SPEED, fleetly speed, thou courser bold, and track the desert’s trackless way. Beneath thee is the boundless earth, above thee is the boundless heaven, an iron soil and brazen sky. Speed, swiftly speed, thou courser bold, and track the desert’s trackless way. Ah! dost thou deem these salty plains6 lead to thy Yemen’s happy groves, and dost thou scent on the hot breeze the spicy breath of Araby? A sweet delusion, noble steed, for this briny wilderness leads not to the happy groves of Yemen, and the breath thou scentest on the coming breeze is not the spicy breath of Araby.
The day has died, the stars have risen, with all the splendour of a desert sky, and now the Night descending brings solace on her dewy wings to the fainting form and pallid cheek of the youthful Hebrew Prince.
Still the courser onward rushes, still his mighty heart supports him. Season and space, the glowing soil, the burning ray, yield to the tempest of his frame, the thunder of his nerves, and lightning of his veins.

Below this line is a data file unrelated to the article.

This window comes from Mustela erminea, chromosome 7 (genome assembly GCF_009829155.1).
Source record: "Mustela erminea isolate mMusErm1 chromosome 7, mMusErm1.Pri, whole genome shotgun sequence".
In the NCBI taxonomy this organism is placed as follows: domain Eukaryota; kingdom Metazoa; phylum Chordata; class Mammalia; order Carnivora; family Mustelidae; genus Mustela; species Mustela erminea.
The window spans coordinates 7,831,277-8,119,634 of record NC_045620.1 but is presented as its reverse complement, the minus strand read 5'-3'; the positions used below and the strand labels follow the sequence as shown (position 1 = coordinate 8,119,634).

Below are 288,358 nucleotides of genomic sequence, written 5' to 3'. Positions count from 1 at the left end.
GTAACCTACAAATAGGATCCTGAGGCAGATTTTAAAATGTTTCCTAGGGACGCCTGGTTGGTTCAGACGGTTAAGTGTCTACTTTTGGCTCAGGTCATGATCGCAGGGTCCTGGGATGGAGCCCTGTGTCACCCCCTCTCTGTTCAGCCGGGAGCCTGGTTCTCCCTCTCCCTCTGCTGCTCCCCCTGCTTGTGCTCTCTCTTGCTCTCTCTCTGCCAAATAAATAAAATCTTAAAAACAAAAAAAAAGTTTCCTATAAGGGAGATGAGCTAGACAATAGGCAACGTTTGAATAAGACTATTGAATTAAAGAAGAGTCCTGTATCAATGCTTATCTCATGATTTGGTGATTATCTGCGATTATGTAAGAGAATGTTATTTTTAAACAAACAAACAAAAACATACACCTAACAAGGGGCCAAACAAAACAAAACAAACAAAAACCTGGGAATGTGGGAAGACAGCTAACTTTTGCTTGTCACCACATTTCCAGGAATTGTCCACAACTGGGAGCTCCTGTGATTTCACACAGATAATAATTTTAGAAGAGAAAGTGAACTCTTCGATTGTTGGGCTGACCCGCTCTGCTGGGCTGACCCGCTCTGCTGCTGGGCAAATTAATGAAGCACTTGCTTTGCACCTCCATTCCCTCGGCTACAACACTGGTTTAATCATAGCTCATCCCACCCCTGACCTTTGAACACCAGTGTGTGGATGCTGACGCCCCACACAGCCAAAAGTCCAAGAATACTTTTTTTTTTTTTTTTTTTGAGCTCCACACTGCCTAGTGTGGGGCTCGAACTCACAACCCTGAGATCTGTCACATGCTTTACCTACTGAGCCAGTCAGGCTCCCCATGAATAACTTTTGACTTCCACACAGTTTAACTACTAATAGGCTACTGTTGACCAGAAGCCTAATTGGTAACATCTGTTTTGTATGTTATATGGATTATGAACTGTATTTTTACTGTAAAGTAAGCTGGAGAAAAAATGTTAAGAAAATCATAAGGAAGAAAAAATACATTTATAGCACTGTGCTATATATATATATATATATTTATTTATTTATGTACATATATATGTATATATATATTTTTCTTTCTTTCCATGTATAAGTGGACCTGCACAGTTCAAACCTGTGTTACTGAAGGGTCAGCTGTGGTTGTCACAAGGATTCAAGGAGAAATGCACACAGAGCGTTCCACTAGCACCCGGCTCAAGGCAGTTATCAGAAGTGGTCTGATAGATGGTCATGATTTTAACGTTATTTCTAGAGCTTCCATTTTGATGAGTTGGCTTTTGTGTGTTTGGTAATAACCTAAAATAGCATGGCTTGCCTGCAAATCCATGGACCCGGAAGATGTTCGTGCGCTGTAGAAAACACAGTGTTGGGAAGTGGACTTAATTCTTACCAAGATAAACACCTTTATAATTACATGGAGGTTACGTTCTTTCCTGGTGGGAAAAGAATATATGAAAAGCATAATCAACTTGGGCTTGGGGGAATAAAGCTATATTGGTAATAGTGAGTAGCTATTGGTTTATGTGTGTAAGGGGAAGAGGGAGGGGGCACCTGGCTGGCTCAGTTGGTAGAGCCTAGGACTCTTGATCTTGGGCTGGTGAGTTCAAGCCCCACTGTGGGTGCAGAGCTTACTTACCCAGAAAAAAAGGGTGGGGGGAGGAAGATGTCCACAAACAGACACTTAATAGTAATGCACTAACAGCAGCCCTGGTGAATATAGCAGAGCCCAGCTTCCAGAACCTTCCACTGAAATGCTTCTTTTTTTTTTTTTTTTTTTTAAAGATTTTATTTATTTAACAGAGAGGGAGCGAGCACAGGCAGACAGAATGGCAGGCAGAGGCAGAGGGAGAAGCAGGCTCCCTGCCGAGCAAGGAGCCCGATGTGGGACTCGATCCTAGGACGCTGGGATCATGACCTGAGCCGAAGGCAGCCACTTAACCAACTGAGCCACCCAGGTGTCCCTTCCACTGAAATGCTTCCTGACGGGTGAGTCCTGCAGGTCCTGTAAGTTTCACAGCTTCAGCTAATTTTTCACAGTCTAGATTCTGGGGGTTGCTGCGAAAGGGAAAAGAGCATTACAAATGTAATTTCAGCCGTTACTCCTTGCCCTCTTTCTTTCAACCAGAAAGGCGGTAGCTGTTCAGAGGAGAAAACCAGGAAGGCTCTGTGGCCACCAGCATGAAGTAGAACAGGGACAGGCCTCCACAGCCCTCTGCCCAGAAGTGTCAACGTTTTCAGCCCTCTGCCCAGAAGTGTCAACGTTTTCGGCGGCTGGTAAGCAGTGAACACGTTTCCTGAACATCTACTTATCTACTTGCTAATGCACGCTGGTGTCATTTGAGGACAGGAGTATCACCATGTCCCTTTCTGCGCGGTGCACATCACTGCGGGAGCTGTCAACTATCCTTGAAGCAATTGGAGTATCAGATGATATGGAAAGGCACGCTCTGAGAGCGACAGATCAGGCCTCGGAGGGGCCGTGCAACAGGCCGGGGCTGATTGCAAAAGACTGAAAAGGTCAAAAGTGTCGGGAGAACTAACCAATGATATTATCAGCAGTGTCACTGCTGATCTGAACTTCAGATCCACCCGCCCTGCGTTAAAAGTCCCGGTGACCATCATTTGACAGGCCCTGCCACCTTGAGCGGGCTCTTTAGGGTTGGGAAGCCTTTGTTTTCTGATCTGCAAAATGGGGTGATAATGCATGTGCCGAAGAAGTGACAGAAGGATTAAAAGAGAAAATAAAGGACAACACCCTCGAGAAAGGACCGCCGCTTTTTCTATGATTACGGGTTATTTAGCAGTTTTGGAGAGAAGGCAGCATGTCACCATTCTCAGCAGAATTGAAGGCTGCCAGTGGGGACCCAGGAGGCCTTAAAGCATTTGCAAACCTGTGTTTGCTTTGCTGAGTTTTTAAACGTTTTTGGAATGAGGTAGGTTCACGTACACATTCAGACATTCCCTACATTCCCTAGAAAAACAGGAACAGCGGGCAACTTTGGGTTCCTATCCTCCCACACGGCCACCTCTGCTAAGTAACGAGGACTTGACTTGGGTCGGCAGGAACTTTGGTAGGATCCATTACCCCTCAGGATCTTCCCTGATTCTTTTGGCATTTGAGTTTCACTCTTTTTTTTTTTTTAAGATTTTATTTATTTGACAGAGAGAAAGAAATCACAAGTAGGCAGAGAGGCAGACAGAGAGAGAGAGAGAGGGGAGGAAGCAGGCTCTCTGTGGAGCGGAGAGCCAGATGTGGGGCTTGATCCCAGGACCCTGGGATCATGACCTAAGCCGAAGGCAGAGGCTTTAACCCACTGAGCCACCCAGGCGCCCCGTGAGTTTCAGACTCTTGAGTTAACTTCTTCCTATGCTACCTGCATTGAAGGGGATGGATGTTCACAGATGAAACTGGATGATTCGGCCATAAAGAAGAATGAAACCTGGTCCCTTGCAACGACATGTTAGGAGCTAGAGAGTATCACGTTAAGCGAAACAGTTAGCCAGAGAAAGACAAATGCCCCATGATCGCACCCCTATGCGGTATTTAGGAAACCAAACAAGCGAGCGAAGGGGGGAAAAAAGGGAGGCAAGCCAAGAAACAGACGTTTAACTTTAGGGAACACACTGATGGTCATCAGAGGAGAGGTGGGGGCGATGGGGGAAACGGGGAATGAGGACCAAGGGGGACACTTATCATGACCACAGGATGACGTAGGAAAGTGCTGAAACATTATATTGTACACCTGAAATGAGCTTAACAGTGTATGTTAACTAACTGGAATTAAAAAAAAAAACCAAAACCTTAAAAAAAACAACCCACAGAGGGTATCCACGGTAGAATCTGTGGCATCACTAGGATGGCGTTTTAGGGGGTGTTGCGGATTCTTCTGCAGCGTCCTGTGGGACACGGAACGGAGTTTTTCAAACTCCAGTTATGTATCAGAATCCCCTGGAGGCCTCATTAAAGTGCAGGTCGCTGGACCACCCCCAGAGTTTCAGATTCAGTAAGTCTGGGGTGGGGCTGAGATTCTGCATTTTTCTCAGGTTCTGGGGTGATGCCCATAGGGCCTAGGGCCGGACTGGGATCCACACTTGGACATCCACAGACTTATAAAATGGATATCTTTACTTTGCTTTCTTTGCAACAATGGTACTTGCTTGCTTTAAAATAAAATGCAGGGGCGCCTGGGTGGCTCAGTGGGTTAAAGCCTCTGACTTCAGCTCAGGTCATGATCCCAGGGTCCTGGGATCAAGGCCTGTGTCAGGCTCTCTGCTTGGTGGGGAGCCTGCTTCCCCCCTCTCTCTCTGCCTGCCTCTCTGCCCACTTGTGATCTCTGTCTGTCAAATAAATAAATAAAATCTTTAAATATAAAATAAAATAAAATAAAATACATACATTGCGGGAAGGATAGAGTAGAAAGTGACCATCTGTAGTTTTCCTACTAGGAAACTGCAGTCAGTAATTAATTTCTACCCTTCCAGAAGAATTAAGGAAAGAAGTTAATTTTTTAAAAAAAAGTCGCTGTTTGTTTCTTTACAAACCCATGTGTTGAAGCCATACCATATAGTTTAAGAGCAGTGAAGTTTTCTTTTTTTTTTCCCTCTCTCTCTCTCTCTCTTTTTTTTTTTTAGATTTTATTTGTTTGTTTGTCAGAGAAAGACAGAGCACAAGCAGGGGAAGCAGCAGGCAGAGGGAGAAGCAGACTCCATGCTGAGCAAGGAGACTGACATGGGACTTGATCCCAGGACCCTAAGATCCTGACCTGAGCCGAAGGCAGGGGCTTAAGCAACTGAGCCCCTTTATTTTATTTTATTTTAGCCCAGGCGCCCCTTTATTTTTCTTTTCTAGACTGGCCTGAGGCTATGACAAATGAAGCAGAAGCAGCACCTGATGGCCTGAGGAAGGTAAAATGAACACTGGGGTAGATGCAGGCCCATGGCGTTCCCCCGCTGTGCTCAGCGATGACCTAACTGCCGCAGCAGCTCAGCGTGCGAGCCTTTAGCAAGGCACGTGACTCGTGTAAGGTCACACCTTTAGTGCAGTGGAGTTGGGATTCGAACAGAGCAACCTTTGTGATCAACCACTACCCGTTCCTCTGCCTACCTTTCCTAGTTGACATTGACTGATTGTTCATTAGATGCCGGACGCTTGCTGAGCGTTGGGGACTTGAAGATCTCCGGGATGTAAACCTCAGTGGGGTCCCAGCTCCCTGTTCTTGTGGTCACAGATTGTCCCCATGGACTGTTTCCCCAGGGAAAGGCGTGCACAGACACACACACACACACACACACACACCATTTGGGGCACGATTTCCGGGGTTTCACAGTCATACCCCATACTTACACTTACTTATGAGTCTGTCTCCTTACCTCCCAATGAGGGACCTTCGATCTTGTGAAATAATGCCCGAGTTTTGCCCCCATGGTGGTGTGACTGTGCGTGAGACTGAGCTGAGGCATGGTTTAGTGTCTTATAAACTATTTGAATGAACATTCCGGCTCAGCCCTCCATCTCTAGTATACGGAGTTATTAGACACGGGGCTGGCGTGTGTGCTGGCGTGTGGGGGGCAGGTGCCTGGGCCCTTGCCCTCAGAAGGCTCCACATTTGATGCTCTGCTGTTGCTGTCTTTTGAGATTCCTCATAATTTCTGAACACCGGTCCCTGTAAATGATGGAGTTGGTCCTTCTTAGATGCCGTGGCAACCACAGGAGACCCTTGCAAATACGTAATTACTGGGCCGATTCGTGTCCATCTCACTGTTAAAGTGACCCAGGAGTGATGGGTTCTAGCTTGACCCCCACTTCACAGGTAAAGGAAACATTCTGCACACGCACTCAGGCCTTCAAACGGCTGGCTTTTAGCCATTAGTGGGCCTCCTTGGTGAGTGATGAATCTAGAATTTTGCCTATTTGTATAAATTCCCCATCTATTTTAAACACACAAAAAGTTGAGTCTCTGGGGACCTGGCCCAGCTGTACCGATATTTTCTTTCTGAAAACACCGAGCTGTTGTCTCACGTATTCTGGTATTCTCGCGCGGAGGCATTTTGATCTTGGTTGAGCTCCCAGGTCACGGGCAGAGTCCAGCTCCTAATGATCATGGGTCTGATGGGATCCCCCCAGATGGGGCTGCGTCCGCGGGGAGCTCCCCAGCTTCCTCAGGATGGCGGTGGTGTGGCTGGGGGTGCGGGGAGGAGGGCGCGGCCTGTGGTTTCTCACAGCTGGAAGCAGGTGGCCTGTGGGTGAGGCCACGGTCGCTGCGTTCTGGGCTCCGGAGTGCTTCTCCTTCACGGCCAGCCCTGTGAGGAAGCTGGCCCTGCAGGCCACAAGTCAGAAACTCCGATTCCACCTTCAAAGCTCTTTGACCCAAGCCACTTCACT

Food or water they have none. No genial fount, no graceful tree, rise with their pleasant company. Never a beast or bird is there, in that hoary desert bare. Nothing breaks the almighty stillness. Even the jackal’s felon cry might seem a soothing melody. A grey wild rat, with snowy whiskers, out of a withered bramble stealing, with a youthful snake in its ivory teeth, in the moonlight grins with glee. This is their sole society.
Morn comes, the fresh and fragrant morn, for which even the guilty sigh. Morn comes, and all is visible. And light falls like a signet on the earth, and its face is turned like wax beneath a seal. Before them and also on their right was the sandy desert; but in the night they had approached much nearer to the mountainous chain, which bounded the desert on the left, and whither Alroy had at first guided the steed.
The mountains were a chain of the mighty Elburz; and, as the sun rose from behind a lofty peak, the horse suddenly stopped and neighed, as if asking for water. But Alroy, himself exhausted, could only soothe him with caresses. And the horse, full of courage, understood his master, and neighed again more cheerfully.
For an hour or two the Prince and his faithful companion proceeded slowly, but, as the day advanced, the heat became so oppressive, and the desire to drink so overwhelming, that Alroy again urged on the steed towards the mountains, where he knew that he should find a well. The courser dashed willingly forward, and seemed to share his master’s desire to quit the arid and exhausting wilderness.